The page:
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MESSIER 41

 OPEN CLUSTER IN CANIS MAYOR    

(Image centered at: ra 06 h:46 m / dec - 20 44')

 

 

CLICK THE IMAGE FOR A HIGH RESOLUTION VIEW

 

November - 2023, Home Backyard in Martinez, Buenos Aires, Argentina

 


 

DATA

TYPE: Open Cluster

APPARENT DIAMETER: 38 arc minutes

APPARENT MAGNITUDE (V): 4.5

DISTANCE: 2,300 light years

 

IMAGE INFORMATION

INSTRUMENT: 6" ORION OPTICS UK (Ultra Grade Optics) w/Sky Watcher Coma Corrector (0.9x) working at at f4.5

CAMERA: QHY 183 MONO

MOUNT: VIXEN GDPX, OAG with Starlight Xpress Lodestar

FILTERS: BAADER LRGB Set

SKY CONDITIONS: urban skies - Bortle 8

EXPOSURES: LHaRGB (30,60,40,40,40)

 

OBJECT DESCRIPTION AND IMAGE SESSION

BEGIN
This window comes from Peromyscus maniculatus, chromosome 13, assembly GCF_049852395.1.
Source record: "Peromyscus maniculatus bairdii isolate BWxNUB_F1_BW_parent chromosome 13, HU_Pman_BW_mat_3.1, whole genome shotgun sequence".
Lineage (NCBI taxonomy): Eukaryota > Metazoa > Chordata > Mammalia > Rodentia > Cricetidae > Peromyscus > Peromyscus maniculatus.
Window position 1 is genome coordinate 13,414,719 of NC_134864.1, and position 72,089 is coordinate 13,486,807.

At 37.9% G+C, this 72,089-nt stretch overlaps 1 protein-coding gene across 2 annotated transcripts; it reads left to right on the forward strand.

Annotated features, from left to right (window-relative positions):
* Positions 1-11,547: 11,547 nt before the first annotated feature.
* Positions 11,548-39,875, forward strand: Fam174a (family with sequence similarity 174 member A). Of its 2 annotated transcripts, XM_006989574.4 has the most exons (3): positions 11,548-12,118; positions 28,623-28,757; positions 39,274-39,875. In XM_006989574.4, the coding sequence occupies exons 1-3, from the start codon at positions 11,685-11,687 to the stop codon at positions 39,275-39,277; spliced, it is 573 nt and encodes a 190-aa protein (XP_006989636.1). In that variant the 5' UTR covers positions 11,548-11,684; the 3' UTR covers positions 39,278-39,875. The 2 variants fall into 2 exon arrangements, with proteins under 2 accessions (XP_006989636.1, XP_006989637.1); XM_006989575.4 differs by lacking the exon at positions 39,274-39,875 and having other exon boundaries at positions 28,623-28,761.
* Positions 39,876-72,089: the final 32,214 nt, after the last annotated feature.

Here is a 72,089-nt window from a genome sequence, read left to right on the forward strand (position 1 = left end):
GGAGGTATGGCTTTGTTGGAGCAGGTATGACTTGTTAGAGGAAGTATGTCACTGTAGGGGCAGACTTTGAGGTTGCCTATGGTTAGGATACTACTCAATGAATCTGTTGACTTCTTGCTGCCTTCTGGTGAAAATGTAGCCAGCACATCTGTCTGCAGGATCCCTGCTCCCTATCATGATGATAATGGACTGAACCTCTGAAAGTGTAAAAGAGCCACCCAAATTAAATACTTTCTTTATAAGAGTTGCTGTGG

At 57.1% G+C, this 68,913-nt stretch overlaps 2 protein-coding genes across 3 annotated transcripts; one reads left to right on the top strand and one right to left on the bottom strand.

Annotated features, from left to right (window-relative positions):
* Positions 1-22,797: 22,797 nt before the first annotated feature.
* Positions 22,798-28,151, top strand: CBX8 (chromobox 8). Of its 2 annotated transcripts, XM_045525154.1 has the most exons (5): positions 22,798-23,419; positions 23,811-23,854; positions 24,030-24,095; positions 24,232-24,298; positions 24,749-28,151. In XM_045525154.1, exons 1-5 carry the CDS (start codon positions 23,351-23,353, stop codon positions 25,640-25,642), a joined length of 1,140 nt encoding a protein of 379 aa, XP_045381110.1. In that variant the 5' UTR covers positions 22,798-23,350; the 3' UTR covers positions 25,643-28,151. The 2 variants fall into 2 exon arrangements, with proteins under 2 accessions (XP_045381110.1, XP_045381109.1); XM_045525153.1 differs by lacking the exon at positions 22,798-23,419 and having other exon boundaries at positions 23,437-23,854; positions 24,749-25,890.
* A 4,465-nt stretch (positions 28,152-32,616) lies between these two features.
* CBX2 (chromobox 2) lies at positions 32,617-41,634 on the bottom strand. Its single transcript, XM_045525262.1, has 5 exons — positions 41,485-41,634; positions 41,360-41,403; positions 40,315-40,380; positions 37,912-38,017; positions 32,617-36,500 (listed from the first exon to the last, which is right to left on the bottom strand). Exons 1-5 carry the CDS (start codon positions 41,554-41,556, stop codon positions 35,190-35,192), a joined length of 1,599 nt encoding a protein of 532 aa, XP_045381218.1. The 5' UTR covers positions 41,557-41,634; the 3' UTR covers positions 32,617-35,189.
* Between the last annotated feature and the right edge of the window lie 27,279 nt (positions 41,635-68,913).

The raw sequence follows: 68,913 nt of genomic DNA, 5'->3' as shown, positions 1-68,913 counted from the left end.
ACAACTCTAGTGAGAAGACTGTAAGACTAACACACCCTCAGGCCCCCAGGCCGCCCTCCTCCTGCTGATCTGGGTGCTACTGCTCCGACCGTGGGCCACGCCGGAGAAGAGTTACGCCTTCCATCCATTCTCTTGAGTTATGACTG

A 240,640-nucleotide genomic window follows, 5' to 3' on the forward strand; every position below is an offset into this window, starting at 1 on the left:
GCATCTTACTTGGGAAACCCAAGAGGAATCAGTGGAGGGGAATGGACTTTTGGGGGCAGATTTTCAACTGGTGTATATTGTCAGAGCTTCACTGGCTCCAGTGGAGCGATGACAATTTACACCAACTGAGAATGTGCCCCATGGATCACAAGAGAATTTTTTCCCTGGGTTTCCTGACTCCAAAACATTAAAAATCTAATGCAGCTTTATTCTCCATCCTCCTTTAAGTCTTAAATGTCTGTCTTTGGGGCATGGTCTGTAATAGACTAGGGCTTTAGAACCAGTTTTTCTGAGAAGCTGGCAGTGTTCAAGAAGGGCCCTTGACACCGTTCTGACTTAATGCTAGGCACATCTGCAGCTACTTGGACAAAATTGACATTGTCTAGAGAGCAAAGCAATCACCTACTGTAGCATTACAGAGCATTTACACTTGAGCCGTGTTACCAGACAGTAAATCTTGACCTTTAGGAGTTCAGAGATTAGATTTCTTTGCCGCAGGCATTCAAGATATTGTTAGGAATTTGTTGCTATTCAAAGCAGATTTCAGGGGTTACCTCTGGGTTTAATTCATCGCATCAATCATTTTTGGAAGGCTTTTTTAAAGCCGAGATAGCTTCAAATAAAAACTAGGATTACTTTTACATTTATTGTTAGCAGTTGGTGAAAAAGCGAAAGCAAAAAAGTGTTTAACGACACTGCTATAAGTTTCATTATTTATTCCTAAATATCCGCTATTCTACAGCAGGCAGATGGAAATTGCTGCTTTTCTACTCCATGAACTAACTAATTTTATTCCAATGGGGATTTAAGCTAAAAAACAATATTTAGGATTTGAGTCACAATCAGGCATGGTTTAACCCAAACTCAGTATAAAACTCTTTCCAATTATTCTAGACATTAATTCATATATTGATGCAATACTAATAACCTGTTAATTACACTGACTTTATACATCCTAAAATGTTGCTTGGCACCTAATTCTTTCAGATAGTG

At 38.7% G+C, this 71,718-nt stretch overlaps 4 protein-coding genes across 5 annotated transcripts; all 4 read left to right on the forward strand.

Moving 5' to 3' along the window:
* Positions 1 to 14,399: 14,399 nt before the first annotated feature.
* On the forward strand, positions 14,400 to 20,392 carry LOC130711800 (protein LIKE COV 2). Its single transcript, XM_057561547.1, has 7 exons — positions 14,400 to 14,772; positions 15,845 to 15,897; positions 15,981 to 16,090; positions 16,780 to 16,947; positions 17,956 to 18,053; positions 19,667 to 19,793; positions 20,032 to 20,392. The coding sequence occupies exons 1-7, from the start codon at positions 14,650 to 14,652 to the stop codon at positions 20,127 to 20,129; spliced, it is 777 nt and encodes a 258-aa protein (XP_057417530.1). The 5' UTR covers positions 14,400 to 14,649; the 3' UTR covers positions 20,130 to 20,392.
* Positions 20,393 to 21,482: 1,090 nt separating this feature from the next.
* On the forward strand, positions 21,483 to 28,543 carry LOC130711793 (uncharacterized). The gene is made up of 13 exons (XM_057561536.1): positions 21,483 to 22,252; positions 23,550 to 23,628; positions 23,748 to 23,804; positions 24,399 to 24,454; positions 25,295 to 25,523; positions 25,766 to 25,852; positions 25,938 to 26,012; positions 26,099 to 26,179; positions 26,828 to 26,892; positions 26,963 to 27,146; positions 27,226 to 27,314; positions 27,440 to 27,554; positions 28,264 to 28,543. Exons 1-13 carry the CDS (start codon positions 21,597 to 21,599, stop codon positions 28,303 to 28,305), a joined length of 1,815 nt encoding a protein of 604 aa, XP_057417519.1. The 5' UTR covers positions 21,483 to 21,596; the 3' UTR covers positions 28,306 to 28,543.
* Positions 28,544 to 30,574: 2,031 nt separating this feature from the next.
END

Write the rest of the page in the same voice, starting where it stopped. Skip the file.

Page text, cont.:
Sometimes referred as the "Little Beehive Cluster", Messier 41 is an inevitable target for any moderate size telescope form many enthusiast observers. However not so often imaged.  It lies in the constellation of Canis Major and it was discovered by Giovanni Batista Hodierna before 1654 and was perhaps known to Aristotle about 325 BC. Covering an area equivalent as a full Moon, the cluster contains about 100 stars including several red giants and it spans for about 26 light years and it is moving away from us at 23,3 km per second. Messier 41 is estimated to be 190 million years old. Properties and dynamics suggest a total life expectancy of 500 million years, before it will have disintegrated The object is very easy to find. Just aim 4 degrees from Sirius to the South.